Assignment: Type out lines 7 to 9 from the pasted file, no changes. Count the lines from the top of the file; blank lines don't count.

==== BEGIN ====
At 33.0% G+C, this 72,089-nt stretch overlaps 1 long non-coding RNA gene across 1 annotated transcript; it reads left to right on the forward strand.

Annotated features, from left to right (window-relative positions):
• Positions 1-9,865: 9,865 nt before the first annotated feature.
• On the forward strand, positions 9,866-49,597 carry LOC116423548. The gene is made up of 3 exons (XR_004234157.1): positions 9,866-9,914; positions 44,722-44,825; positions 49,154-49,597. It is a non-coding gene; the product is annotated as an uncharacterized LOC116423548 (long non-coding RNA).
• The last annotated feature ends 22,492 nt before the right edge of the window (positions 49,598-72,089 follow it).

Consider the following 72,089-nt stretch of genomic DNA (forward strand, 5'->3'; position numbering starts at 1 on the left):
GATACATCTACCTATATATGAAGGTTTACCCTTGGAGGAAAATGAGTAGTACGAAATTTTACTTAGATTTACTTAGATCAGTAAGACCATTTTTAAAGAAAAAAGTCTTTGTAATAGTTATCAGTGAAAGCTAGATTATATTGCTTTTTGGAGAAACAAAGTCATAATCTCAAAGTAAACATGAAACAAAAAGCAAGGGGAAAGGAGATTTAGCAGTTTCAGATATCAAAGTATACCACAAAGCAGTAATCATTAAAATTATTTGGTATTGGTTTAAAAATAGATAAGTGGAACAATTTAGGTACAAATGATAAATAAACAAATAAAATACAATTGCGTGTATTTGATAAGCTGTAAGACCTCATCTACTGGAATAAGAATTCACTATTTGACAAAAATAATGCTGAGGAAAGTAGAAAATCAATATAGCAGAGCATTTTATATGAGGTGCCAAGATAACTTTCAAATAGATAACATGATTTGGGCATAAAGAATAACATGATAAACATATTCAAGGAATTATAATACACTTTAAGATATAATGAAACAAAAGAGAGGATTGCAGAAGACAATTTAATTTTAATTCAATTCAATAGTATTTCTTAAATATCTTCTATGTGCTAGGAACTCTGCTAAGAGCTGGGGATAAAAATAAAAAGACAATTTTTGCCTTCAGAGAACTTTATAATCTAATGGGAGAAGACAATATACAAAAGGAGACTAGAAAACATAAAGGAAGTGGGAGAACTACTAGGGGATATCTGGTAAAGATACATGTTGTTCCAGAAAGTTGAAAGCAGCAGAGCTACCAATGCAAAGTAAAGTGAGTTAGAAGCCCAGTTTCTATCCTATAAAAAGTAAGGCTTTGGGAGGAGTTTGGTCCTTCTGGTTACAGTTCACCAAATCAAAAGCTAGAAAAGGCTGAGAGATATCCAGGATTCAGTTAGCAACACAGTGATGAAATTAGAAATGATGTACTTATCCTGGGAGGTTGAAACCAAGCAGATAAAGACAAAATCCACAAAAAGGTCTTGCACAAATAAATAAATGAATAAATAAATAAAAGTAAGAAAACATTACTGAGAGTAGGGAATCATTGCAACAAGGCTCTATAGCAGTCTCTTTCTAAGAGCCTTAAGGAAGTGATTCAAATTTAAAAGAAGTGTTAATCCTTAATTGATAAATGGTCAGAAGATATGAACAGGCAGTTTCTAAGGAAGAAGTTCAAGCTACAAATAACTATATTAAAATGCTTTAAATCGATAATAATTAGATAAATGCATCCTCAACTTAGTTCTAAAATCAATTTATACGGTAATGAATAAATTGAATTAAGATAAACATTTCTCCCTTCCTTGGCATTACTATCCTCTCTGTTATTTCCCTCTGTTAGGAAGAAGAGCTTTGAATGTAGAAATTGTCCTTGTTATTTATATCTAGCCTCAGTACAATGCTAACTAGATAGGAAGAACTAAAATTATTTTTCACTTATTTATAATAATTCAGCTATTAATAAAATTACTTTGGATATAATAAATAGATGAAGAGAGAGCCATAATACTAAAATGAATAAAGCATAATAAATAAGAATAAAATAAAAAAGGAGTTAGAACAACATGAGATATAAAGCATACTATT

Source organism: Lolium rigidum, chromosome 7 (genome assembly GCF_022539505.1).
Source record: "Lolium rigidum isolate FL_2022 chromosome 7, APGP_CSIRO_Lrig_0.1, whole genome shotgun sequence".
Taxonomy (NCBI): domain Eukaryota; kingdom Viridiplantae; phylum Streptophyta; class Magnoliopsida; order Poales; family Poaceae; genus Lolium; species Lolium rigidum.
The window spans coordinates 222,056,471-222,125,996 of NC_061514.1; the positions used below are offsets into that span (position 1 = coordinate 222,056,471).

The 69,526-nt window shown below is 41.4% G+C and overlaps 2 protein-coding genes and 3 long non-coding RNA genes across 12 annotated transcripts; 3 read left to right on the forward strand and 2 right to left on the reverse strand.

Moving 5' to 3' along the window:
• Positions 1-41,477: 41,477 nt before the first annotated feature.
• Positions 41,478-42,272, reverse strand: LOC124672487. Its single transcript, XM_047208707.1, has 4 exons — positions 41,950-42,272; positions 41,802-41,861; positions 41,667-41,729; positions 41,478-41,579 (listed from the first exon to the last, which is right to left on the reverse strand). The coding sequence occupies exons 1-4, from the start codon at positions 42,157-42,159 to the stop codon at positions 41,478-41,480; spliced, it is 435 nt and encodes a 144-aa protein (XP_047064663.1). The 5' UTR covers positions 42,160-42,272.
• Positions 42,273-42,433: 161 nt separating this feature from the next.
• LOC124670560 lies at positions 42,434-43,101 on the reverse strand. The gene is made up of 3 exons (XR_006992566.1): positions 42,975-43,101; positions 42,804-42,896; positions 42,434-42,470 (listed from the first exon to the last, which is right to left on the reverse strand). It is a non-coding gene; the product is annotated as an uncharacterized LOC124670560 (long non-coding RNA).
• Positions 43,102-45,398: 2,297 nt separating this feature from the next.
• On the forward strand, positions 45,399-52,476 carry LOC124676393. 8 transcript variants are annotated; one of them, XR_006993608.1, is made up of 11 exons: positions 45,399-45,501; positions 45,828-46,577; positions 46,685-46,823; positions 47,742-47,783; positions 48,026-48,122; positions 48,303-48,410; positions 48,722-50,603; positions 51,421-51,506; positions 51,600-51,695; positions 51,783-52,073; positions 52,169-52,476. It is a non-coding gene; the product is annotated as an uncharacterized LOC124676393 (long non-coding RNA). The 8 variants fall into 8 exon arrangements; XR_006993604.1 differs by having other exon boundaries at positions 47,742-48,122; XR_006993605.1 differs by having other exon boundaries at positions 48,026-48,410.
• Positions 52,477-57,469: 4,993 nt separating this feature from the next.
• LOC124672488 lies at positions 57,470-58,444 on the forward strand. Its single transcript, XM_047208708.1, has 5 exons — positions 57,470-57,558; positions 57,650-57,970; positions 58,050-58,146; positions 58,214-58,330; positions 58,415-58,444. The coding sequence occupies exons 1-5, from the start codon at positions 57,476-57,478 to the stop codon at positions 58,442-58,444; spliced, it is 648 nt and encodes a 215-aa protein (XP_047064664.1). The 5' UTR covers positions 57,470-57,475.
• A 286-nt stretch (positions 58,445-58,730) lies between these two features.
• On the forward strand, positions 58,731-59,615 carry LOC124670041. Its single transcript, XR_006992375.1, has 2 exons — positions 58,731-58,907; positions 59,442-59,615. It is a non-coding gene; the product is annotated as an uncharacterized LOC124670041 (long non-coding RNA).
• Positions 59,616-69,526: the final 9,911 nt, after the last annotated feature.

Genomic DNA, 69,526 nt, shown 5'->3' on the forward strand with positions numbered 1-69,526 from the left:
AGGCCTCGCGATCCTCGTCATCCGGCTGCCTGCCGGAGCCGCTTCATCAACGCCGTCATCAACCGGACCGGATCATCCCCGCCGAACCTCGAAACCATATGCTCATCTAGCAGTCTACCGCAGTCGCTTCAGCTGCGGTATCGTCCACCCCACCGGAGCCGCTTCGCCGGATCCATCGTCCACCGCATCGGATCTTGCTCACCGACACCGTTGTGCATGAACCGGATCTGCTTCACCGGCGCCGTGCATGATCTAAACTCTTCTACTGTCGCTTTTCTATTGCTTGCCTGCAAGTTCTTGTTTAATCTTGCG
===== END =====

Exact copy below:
GATACATCTACCTATATATGAAGGTTTACCCTTGGAGGAAAATGAGTAGTACGAAATTTTACTTAGATTTACTTAGATCAGTAAGACCATTTTTAAAGAAAAAAGTCTTTGTAATAGTTATCAGTGAAAGCTAGATTATATTGCTTTTTGGAGAAACAAAGTCATAATCTCAAAGTAAACATGAAACAAAAAGCAAGGGGAAAGGAGATTTAGCAGTTTCAGATATCAAAGTATACCACAAAGCAGTAATCATTAAAATTATTTGGTATTGGTTTAAAAATAGATAAGTGGAACAATTTAGGTACAAATGATAAATAAACAAATAAAATACAATTGCGTGTATTTGATAAGCTGTAAGACCTCATCTACTGGAATAAGAATTCACTATTTGACAAAAATAATGCTGAGGAAAGTAGAAAATCAATATAGCAGAGCATTTTATATGAGGTGCCAAGATAACTTTCAAATAGATAACATGATTTGGGCATAAAGAATAACATGATAAACATATTCAAGGAATTATAATACACTTTAAGATATAATGAAACAAAAGAGAGGATTGCAGAAGACAATTTAATTTTAATTCAATTCAATAGTATTTCTTAAATATCTTCTATGTGCTAGGAACTCTGCTAAGAGCTGGGGATAAAAATAAAAAGACAATTTTTGCCTTCAGAGAACTTTATAATCTAATGGGAGAAGACAATATACAAAAGGAGACTAGAAAACATAAAGGAAGTGGGAGAACTACTAGGGGATATCTGGTAAAGATACATGTTGTTCCAGAAAGTTGAAAGCAGCAGAGCTACCAATGCAAAGTAAAGTGAGTTAGAAGCCCAGTTTCTATCCTATAAAAAGTAAGGCTTTGGGAGGAGTTTGGTCCTTCTGGTTACAGTTCACCAAATCAAAAGCTAGAAAAGGCTGAGAGATATCCAGGATTCAGTTAGCAACACAGTGATGAAATTAGAAATGATGTACTTATCCTGGGAGGTTGAAACCAAGCAGATAAAGACAAAATCCACAAAAAGGTCTTGCACAAATAAATAAATGAATAAATAAATAAAAGTAAGAAAACATTACTGAGAGTAGGGAATCATTGCAACAAGGCTCTATAGCAGTCTCTTTCTAAGAGCCTTAAGGAAGTGATTCAAATTTAAAAGAAGTGTTAATCCTTAATTGATAAATGGTCAGAAGATATGAACAGGCAGTTTCTAAGGAAGAAGTTCAAGCTACAAATAACTATATTAAAATGCTTTAAATCGATAATAATTAGATAAATGCATCCTCAACTTAGTTCTAAAATCAATTTATACGGTAATGAATAAATTGAATTAAGATAAACATTTCTCCCTTCCTTGGCATTACTATCCTCTCTGTTATTTCCCTCTGTTAGGAAGAAGAGCTTTGAATGTAGAAATTGTCCTTGTTATTTATATCTAGCCTCAGTACAATGCTAACTAGATAGGAAGAACTAAAATTATTTTTCACTTATTTATAATAATTCAGCTATTAATAAAATTACTTTGGATATAATAAATAGATGAAGAGAGAGCCATAATACTAAAATGAATAAAGCATAATAAATAAGAATAAAATAAAAAAGGAGTTAGAACAACATGAGATATAAAGCATACTATT

Source organism: Lolium rigidum, chromosome 7 (genome assembly GCF_022539505.1).
Source record: "Lolium rigidum isolate FL_2022 chromosome 7, APGP_CSIRO_Lrig_0.1, whole genome shotgun sequence".